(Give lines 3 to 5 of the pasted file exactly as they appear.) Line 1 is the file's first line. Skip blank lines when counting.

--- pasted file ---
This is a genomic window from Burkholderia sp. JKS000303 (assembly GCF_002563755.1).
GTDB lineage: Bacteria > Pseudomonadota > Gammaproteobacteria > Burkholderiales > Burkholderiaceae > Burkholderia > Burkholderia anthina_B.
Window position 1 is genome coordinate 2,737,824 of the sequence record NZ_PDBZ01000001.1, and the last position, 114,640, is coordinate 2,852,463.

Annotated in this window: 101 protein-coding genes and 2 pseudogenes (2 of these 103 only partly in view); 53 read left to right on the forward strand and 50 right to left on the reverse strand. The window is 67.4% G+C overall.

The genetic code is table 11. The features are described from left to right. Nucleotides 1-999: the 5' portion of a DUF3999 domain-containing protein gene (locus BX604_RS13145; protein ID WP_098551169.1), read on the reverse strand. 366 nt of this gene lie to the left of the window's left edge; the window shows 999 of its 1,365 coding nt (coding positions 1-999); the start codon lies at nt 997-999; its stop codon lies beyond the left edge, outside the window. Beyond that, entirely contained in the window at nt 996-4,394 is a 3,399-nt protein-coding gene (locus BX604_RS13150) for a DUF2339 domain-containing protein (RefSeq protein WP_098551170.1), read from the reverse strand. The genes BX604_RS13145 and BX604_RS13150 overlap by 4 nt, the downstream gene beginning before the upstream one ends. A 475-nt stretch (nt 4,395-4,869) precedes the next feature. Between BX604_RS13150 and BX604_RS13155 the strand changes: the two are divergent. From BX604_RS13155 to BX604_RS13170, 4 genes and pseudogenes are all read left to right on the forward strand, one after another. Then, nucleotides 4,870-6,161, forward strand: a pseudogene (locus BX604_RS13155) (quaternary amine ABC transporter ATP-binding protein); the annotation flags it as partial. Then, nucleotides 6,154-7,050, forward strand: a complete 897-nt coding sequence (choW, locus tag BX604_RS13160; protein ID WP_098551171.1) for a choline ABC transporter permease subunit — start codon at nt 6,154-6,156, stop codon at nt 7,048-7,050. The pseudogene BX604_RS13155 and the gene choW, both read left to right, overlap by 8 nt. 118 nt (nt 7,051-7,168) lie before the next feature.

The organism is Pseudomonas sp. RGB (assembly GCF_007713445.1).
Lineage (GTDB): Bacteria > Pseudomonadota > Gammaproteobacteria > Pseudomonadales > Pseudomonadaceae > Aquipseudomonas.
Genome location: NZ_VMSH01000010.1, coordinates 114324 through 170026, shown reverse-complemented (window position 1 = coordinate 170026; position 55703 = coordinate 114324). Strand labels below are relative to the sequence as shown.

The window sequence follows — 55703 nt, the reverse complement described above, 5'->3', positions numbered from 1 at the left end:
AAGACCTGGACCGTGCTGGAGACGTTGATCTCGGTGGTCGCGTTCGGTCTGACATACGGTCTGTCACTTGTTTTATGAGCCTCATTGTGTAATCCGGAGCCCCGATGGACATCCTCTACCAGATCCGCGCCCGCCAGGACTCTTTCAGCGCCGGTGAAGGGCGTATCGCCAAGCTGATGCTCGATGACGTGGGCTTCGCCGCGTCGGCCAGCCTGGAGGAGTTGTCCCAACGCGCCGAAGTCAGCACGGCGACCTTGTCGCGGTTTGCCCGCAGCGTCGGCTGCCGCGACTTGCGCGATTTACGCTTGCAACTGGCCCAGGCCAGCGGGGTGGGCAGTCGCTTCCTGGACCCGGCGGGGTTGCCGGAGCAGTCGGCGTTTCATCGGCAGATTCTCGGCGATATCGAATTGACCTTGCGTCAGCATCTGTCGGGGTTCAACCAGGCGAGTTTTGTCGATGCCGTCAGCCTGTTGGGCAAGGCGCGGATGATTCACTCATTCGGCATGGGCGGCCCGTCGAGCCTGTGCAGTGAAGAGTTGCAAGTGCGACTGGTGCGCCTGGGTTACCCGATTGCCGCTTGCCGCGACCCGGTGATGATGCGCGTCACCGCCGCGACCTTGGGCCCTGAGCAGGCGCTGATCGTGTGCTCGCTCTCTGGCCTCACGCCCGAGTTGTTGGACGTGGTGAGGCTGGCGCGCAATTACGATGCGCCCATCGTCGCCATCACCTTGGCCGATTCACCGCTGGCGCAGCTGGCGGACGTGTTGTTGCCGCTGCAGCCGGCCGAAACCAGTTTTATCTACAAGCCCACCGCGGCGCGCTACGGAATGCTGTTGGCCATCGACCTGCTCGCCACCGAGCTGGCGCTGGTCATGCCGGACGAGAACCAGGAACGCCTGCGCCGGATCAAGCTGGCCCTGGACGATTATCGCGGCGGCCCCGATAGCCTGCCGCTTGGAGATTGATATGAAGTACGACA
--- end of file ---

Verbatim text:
Window position 1 is genome coordinate 2,737,824 of the sequence record NZ_PDBZ01000001.1, and the last position, 114,640, is coordinate 2,852,463.

Annotated in this window: 101 protein-coding genes and 2 pseudogenes (2 of these 103 only partly in view); 53 read left to right on the forward strand and 50 right to left on the reverse strand. The window is 67.4% G+C overall.

The genetic code is table 11. The features are described from left to right. Nucleotides 1-999: the 5' portion of a DUF3999 domain-containing protein gene (locus BX604_RS13145; protein ID WP_098551169.1), read on the reverse strand. 366 nt of this gene lie to the left of the window's left edge; the window shows 999 of its 1,365 coding nt (coding positions 1-999); the start codon lies at nt 997-999; its stop codon lies beyond the left edge, outside the window. Beyond that, entirely contained in the window at nt 996-4,394 is a 3,399-nt protein-coding gene (locus BX604_RS13150) for a DUF2339 domain-containing protein (RefSeq protein WP_098551170.1), read from the reverse strand. The genes BX604_RS13145 and BX604_RS13150 overlap by 4 nt, the downstream gene beginning before the upstream one ends. A 475-nt stretch (nt 4,395-4,869) precedes the next feature. Between BX604_RS13150 and BX604_RS13155 the strand changes: the two are divergent. From BX604_RS13155 to BX604_RS13170, 4 genes and pseudogenes are all read left to right on the forward strand, one after another. Then, nucleotides 4,870-6,161, forward strand: a pseudogene (locus BX604_RS13155) (quaternary amine ABC transporter ATP-binding protein); the annotation flags it as partial. Then, nucleotides 6,154-7,050, forward strand: a complete 897-nt coding sequence (choW, locus tag BX604_RS13160; protein ID WP_098551171.1) for a choline ABC transporter permease subunit — start codon at nt 6,154-6,156, stop codon at nt 7,048-7,050. The pseudogene BX604_RS13155 and the gene choW, both read left to right, overlap by 8 nt. 118 nt (nt 7,051-7,168) lie before the next feature.